A fine night at the Marx Memorial Library, 20th October 2016
Those who know our music will be aware that we do a lot of work with the International Brigades Memorial Trust. As such, it was a great honour to be invited to participate in one of a series of events to commemorate and remember the courage and sacrifice of the brave men and women who went to fight and to care for fighters in the battle against Franco's fascists in the second half of the 1930s.
On this particular evening we were afforded time to perform the fullest range of our music relating to the Spanish Civil War and the history of the Basque Children of 1937. So, in addition to our own material we were able to perform other songs like Ewan MacColl's Jamie Foyers and the Brigaders' marching song, Valley of Jarama.
The event was hosted at the Marx Memorial Library in Clerkenwell Green in London which, if you are unfamiliar with it, is a hugely interesting and important archive of left wing materials, including a stunning collection of archive material on the British contingent of the International Brigades and their involvement in the Spanish Civil War.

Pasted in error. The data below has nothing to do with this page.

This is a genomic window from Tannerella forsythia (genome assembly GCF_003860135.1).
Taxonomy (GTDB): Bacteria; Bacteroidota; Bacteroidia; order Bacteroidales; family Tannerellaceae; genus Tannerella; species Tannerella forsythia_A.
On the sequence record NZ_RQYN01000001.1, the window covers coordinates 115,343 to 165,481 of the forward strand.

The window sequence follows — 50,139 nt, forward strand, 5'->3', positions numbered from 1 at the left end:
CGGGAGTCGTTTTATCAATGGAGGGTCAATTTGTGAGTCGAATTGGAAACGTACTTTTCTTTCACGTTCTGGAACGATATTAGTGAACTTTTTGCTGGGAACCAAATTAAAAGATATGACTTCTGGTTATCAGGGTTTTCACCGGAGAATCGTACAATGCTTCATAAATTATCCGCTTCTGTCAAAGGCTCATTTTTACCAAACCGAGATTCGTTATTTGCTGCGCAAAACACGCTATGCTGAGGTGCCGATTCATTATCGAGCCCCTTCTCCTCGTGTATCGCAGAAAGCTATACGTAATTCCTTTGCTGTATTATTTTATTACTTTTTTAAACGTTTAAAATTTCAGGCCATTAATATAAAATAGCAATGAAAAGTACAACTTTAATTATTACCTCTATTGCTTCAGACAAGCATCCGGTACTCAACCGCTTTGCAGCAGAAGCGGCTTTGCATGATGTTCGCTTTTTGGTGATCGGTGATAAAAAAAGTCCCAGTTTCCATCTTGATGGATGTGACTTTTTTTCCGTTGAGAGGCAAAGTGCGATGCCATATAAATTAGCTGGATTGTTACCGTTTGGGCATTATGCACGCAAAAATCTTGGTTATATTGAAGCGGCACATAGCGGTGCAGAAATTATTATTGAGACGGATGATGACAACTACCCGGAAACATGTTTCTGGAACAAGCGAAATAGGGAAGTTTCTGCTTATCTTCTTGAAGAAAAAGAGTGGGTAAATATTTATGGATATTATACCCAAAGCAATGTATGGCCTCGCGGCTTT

In addition to our own contribution to the evening, IBMT President and actress Marlene Sidaway read a number of poems written by both combatants and commentators at the time.
There were also two films shown, one of the International Brigades, including their march through Barcelona and La Passionaria's address to them, and another showing a commemoration of the Dabrowski Battalion of Polish International Brigaders at the Polish Tomb of the Unknown Warrior in Warsaw earlier this year. The latter film reminds us of the appalling rewriting of history that the current right wing government in Poland is undertaking with respect to the International Brigades and their fight against fascism, and the brave fight that some individuals in Poland are leading to ensure this re-write doesn't gain credence.
The evening was both intimate and thoughtful throughout. We would like to thank Jim Jump, Meirian Jump and all those involved in the IBMT for the invitation to perform.
(At the end of the evening, I managed to buy a book written by Penelope Fyvel about her experiences leading up to, during and after the Spanish Civil War. This is a fascinating read by the hero of our own song, The English Penny.)